Complications from Chickenpox / VARICELLA:-

Although most people think that chickenpox is always a mild disease, deaths from chickenpox continue to occur in the United States . In 1997, three young adults died from complications of chickenpox. All three were infected by unvaccinated pre-schoolers.

Although most people recover from chickenpox uneventfully or with a few minor scars, a small percentage suffer more serious complications. Those at highest risk for complications are newborns, persons with weakened immune systems, and adults. Chickenpox can also lead to severe problems in pregnant women, causing stillbirths, birth defects, or infection of the newborn during childbirth. An ear infection develops in about 1 in 20 children with chickenpox

Cellulitis (a skin infection from bacteria) is by far the most common complication in children. It may leave scarring, especially if the child scratches the lesions. Many cases of necrotizing fasciitis ("flesh-eating disease") in children occur as a complication of infection entering through the chickenpox lesions. An awkward problem occurs when chickenpox blisters appear in the mouth, throat, or anus. Lesions in these places are very uncomfortable. If the rash gets near the eyes, consult your doctor.

There is a 30% death rate in newborns whose mothers develop chickenpox a few days before or after birth.


Chickenpox can usually be diagnosed by symptoms. A blood test is available to confirm the diagnosis if necessary. Chickenpox is almost always diagnosed on the basis of the telltale rash. Blood and laboratory tests to identify the VZV virus are available for use in questionable cases but are rarely necessary.

Blood and laboratory tests - several tests are available that may help confirm the diagnosis of chickenpox, including:

  • Skin smear to infer the presence of chickenpox virus by staining
  • Skin smear to detect chickenpox viral proteins using immunofluorescence
  • Skin culture to grow the chickenpox virus in the lab
  • Blood test to detect the presence and measure the amounts of antibodies to chickenpox virus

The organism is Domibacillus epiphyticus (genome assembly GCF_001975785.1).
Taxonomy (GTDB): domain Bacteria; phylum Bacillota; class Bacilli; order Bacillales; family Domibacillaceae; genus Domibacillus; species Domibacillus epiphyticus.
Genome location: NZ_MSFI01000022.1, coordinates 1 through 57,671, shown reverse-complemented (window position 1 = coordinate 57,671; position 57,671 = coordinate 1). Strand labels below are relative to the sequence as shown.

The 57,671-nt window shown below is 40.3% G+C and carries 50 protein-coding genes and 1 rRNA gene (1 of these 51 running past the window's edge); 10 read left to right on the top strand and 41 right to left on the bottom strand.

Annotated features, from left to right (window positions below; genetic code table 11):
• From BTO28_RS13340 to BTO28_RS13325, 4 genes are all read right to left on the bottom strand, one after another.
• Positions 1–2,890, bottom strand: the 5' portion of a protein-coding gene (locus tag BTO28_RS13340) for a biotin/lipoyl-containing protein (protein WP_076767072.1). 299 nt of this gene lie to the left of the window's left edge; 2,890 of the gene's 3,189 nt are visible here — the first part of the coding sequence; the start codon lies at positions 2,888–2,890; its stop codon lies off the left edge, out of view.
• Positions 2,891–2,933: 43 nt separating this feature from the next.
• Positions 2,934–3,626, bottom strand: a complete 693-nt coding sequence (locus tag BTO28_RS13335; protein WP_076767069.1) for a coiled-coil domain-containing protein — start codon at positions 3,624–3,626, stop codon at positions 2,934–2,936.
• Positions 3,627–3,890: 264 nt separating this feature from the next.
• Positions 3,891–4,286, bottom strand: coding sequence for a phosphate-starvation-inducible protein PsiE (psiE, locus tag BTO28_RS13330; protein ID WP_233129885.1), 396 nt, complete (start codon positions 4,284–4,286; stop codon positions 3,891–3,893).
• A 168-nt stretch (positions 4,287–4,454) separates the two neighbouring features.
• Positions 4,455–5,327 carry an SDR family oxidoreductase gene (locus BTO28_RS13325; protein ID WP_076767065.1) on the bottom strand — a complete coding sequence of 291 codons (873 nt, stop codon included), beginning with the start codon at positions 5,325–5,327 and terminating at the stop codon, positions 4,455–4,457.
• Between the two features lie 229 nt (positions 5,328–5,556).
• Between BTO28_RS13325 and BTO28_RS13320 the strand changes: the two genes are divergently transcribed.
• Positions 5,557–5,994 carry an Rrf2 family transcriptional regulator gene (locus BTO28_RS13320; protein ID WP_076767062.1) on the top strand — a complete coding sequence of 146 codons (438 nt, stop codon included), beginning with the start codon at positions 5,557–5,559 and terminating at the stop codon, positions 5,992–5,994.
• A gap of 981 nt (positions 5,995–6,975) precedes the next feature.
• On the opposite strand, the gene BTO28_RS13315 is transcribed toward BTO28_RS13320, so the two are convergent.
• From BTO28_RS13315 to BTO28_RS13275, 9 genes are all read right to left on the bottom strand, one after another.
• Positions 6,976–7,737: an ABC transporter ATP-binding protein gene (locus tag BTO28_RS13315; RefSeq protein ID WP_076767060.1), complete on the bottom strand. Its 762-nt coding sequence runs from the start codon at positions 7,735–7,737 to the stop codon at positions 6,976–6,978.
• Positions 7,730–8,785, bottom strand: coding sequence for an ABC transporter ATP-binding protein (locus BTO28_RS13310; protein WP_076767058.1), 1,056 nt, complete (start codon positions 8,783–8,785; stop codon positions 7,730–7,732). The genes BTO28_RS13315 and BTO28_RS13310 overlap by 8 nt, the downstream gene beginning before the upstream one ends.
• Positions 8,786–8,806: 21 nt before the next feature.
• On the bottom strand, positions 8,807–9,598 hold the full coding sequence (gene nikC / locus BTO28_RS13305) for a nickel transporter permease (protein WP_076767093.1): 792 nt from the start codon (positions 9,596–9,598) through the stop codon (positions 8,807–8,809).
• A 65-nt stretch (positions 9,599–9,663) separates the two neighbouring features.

The prescription drug Zovirax (acyclovir) is very effective for shortening the duration of chickenpox symptoms. It is somewhat controversial as to when to use the drug. Most experts agree that, for children with chickenpox infections that involve the lungs and/or brain, these medications should be used. For less severe infections, some doctors recommend use of these medications while others don't. Persons infected with chickenpox should avoid exposing others who might be at risk of getting the disease. People with symptoms should stay home until 1 week after the skin blisters appear or until the blisters become dry. Adults who have not had the disease should also be vaccinated, as should anyone who is a close relative or contact of those who are at high risk for complications.

  • Trim your child's fingernails or cover her hands with socks or mittens to keep her from scratching, which could lead to infection as well as to possible scarring.
  • To ease itching, add a handful of oatmeal or baking soda to bathwater; apply cool, wet towels to the skin and allow them to dry.
  • Use Catnip tea sweetened with molasses. It reduces fever.
  • Make a tea with:
    2 tbs. of queen of the meadow.
    1 tsp. of coltsfoot leaves.
    2 tsp. of marigold flowers.
    2 cups of boiling water.
  • Drink lots of water to prevent dehydration. Also, drink fresh juices.
  • Fill the bath tub with cool water and add ginger to it, take a 30 minute bath. This helps stop the itching.
  • Dissolve 1/2 tsp. salt in a glass of warm water and use as a gargle to ease mouth sores, or rinse with a combination of warm water and hydrogen peroxide.
  • Application of Sandalwood oil ( and not the paste ) right from the first day of appearance of rash till the fall of scabs helps prevent the pox marks. 
  • Honey smeared over the skin will help in healing the disease.
Lukewarm water baths with Neem leaves helps in relieving itching